Today's Special: Miami Recipes

Grilled greens go the extra mile in flavor and texture

Bok choy: With fresh ginger-soy sauce.
Bok choy: With fresh ginger-soy sauce. Running Press

The first time I recall seeing greens cooked on an outdoor grill was in a cooking class several years ago.

The chef cut Little Gem lettuce heads in half (they look like tiny versions of Romaine lettuce, with a crisp, crunchy texture and a sweet flavor), drizzled some olive oil over the cut side and placed the lettuce cut-side down on the grill.

He cooked them for about three to four minutes or until the outside had browned and the leaves had just started to wilt. He removed them from the grill, squeezed a little lemon juice over the lettuce, and added a final sprinkle of salt and freshly ground pepper. It was simple and delicious and it took no more than five minutes.

After that experience grilled greens became part of my cooking repertoire. Occasionally, I’ll sprinkle them with some thinly sliced radish or a few capers, a bit of lemon-shallot vinaigrette, and a dusting of grated Parmigiano-Reggiano cheese.

I try to stick with varieties that can be cut into wedges with the core still intact, to make sure the greens hold together on the grill. A grill basket or a sheet of foil will hold greens that would otherwise slip between the grates.

Lay large greens like collards or kale across the grill grates so they don’t fall through, and be ready to turn them several times during cooking since they char in about two minutes. Transfer to a cutting board and let cool slightly. Remove thick ribs and stems from greens if desired. Tear large leaves into pieces before dressing with a vinaigrette.

Good choices are Romaine, radicchio, endive, iceberg, kale, Swiss chard, scallions, and even brussels sprouts. A touch of smoky flavored Romaine takes the familiar combination of Romaine, Parmigiano, anchovies and lemon of a Caesar salad to a whole new level.

Cut heart of Romaine lengthwise in quarters with the core intact. Place on baking sheet and toss with olive oil and sprinkle with salt. Place cut side down on hot grill and cook for one to two minutes per side. Place cooked romaine on serving plates and drizzle with favorite Caesar salad dressing and top with anchovies, grated Parmigiano-Reggiano cheese and croutons.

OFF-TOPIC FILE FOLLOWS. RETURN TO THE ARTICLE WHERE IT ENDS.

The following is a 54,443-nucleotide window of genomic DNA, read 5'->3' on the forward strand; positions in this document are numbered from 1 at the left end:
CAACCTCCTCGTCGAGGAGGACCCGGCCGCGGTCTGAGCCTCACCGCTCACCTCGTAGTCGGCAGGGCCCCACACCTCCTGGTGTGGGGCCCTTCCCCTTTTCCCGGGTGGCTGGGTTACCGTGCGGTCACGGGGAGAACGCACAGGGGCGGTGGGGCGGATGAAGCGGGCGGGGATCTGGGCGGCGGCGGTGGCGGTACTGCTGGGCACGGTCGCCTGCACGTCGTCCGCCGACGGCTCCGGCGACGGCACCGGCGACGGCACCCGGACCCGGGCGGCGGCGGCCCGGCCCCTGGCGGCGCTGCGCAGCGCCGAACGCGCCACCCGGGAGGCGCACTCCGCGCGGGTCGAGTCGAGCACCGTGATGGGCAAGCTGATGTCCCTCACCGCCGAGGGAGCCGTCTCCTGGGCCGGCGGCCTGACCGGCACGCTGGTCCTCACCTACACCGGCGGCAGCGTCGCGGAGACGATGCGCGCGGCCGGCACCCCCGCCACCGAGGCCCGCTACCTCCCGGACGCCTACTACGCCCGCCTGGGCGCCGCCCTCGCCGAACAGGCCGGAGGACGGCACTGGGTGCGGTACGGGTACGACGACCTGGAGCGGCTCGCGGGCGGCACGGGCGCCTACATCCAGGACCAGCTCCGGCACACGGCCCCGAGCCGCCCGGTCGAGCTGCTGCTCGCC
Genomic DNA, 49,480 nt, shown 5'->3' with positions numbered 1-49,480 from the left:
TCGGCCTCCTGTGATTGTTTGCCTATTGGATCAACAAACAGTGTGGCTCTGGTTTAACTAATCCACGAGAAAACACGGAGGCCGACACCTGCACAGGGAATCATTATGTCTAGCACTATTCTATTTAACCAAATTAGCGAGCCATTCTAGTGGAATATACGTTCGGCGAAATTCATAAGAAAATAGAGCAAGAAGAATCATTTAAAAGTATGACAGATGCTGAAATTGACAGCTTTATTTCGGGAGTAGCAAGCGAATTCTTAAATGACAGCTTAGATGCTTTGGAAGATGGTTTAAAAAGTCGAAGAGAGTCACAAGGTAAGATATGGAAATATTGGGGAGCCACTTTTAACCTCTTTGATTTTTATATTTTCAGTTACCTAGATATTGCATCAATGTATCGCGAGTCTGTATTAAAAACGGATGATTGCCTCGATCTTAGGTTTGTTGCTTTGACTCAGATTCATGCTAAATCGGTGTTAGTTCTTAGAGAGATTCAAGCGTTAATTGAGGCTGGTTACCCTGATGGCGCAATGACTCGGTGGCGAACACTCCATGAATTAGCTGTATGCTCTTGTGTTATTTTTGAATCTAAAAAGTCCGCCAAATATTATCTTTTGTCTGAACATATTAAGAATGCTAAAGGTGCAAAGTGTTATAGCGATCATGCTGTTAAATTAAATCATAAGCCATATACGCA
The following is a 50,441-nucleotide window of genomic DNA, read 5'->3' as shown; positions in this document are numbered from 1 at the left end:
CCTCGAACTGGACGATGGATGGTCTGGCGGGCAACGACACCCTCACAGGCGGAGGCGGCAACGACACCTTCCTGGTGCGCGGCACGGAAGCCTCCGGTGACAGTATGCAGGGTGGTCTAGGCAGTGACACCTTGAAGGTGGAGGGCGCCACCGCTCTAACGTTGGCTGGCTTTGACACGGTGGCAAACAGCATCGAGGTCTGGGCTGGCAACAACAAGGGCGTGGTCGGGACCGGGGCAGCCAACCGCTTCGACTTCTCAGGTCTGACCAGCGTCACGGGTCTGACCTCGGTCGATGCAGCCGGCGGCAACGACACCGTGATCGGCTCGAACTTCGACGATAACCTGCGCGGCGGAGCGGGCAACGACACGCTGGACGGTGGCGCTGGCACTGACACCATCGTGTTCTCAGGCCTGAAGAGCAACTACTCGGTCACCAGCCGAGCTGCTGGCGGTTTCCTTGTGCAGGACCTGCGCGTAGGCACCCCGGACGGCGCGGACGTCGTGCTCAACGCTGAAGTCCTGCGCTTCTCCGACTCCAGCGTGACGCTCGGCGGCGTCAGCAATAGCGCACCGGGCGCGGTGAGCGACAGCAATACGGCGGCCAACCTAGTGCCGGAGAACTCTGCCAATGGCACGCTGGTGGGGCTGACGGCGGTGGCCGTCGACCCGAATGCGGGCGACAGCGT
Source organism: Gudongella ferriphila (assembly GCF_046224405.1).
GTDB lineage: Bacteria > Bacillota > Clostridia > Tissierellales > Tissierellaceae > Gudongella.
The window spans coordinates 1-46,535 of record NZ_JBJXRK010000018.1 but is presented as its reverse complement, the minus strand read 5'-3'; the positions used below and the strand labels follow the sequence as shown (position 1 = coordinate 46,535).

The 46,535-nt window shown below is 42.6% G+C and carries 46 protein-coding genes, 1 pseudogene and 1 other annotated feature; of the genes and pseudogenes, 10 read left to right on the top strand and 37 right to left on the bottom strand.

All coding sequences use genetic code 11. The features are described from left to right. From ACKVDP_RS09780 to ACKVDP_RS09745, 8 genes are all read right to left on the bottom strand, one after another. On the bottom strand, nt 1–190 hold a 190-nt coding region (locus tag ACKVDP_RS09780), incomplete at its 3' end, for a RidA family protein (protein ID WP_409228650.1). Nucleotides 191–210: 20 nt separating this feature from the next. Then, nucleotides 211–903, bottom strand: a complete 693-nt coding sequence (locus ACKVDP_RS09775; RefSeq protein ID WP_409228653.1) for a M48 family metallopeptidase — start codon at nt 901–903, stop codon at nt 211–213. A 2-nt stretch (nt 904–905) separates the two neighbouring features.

Like a traditional Caesar, it’s a great light meal with grilled chicken.

Carole Kotkin is manager of the Ocean Reef Club Cooking School and co-host of Food and Wine Talk on southfloridagourmet.com.

Grilled Radicchio and Brussels Sprouts with Hot Bacon Dressing

1 pound (about 20) brussels sprouts, halved, rinsed and patted dry

Olive oil, for brushing

2 heads radicchio, halved, rinsed and patted dry

1 red onion, cut into 1/4-inch slivers

2 ounces crumbled cheese like feta, blue or goat

Hot bacon dressing (see note)

Prepare a hot fire on one side of your grill for indirect cooking. Place the brussels sprouts in a large bowl and lightly drizzle with olive oil and toss. Place the sprouts in an oiled grill basket or grill wok. Set it on a baking tray. Lightly brush the cut sides of the radicchio with olive oil and set on the baking tray, too, and take out to the grill.

Set the grill basket filled with brussels sprouts directly over the fire. Toss the sprouts every few minutes and grill until they are tender when pierced with a fork, about 10 to 15 minutes, then move the basket of sprouts to the indirect side of the grill. Place the radicchio, cut-side down, over direct heat and grill until you have good grill marks, about 4 minutes.

To serve, arrange the radicchio and sprouts on a platter. Sprinkle with the onion and cheese, then spoon the hot bacon dressing over all. Serve at once. Serves 4.

Note: To make the dressing, chop and fry four slices of thick-cut bacon in a skillet until crisp, then add 1/2 cup apple cider vinegar, 3 tablespoons balsamic vinegar and 3 tablespoons water to the pan and bring to a boil. Lower the heat, then add 1 1/2 teaspoons white sugar, 1 teaspoon kosher salt and 1/2 teaspoon each white pepper and celery seed, stirring for about 2 minutes or until sugar dissolves.

Wine: Try a nicely chilled rosé wine from Cariñena, Spain, with this dish. Beso de Vino Garnacha Rosado 2014 ($10) has just the right amount of sweetness on the palate to complement the bitterness of charred brussels sprouts, as well as the bacon vinaigrette. And ’tis the season for rosé!

Per serving: 172 calories (34 percent from fat), 6.8 g fat (2.9 g saturated, 1.6 g monounsaturated), 19.2 mg cholesterol, 9.8 g protein, 20.3 g carbohydrate, 5.4 g fiber, 971 mg sodium.

Source: Adapted from “The Gardener and the Grill” by Karen Adler and Judith Fertig (Running Press, $20).

Grilled Baby Bok Choy with Fresh Ginger-Soy Sauce

2 small heads bok choy, trimmed and halved lengthwise

1/4 cup (1/2 stick) unsalted butter, melted

2 tablespoons olive oil

2 teaspoons soy sauce

2 teaspoons fresh ginger, minced

1 garlic clove, minced

Prepare a medium-hot fire in your grill. Rinse the bok choy, drain well and pat dry. To make the Ginger-Soy Sauce, whisk together the melted butter, olive oil, soy sauce, ginger and garlic.

Brush the bok choy with the sauce and place cut side down directly over the fire. Grill for about 10 minutes. Baste the leaves and turn, continuing to grill for about another 10 minutes until the bok choy is fork-tender. Serve with any remaining sauce. Serves 4.

Per serving: 125 calories (80 percent from fat), 11.8 g fat (7.3 g saturated, 3.0 g monounsaturated), 30 mg cholesterol, 3.0 g protein, 3.6 g carbohydrate, 1.8 g fiber, 225 mg sodium.

Source: Adapted from “The Gardener and the Grill” by Karen Adler and Judith Fertig (Running Press, $20).

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